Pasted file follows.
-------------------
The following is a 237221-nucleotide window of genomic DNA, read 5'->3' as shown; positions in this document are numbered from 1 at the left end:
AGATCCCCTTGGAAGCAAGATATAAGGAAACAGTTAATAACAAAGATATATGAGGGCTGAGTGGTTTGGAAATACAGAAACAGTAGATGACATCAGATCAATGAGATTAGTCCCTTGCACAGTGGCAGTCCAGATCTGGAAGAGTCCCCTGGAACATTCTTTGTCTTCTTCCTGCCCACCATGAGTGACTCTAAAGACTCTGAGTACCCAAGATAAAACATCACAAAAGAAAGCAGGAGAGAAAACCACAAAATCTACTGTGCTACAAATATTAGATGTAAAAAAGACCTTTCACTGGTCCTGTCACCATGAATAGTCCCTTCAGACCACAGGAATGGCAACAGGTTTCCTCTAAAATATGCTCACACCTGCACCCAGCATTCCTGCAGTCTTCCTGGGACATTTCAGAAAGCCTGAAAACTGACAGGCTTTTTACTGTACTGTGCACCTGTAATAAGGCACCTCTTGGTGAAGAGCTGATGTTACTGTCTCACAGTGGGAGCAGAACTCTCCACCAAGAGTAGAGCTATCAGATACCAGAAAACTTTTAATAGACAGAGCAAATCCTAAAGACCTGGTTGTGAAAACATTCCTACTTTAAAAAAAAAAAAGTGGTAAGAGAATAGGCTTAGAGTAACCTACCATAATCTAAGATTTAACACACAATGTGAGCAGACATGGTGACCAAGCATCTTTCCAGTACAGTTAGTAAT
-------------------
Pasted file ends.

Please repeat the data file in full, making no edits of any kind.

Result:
The following is a 237221-nucleotide window of genomic DNA, read 5'->3' as shown; positions in this document are numbered from 1 at the left end:
AGATCCCCTTGGAAGCAAGATATAAGGAAACAGTTAATAACAAAGATATATGAGGGCTGAGTGGTTTGGAAATACAGAAACAGTAGATGACATCAGATCAATGAGATTAGTCCCTTGCACAGTGGCAGTCCAGATCTGGAAGAGTCCCCTGGAACATTCTTTGTCTTCTTCCTGCCCACCATGAGTGACTCTAAAGACTCTGAGTACCCAAGATAAAACATCACAAAAGAAAGCAGGAGAGAAAACCACAAAATCTACTGTGCTACAAATATTAGATGTAAAAAAGACCTTTCACTGGTCCTGTCACCATGAATAGTCCCTTCAGACCACAGGAATGGCAACAGGTTTCCTCTAAAATATGCTCACACCTGCACCCAGCATTCCTGCAGTCTTCCTGGGACATTTCAGAAAGCCTGAAAACTGACAGGCTTTTTACTGTACTGTGCACCTGTAATAAGGCACCTCTTGGTGAAGAGCTGATGTTACTGTCTCACAGTGGGAGCAGAACTCTCCACCAAGAGTAGAGCTATCAGATACCAGAAAACTTTTAATAGACAGAGCAAATCCTAAAGACCTGGTTGTGAAAACATTCCTACTTTAAAAAAAAAAAAGTGGTAAGAGAATAGGCTTAGAGTAACCTACCATAATCTAAGATTTAACACACAATGTGAGCAGACATGGTGACCAAGCATCTTTCCAGTACAGTTAGTAAT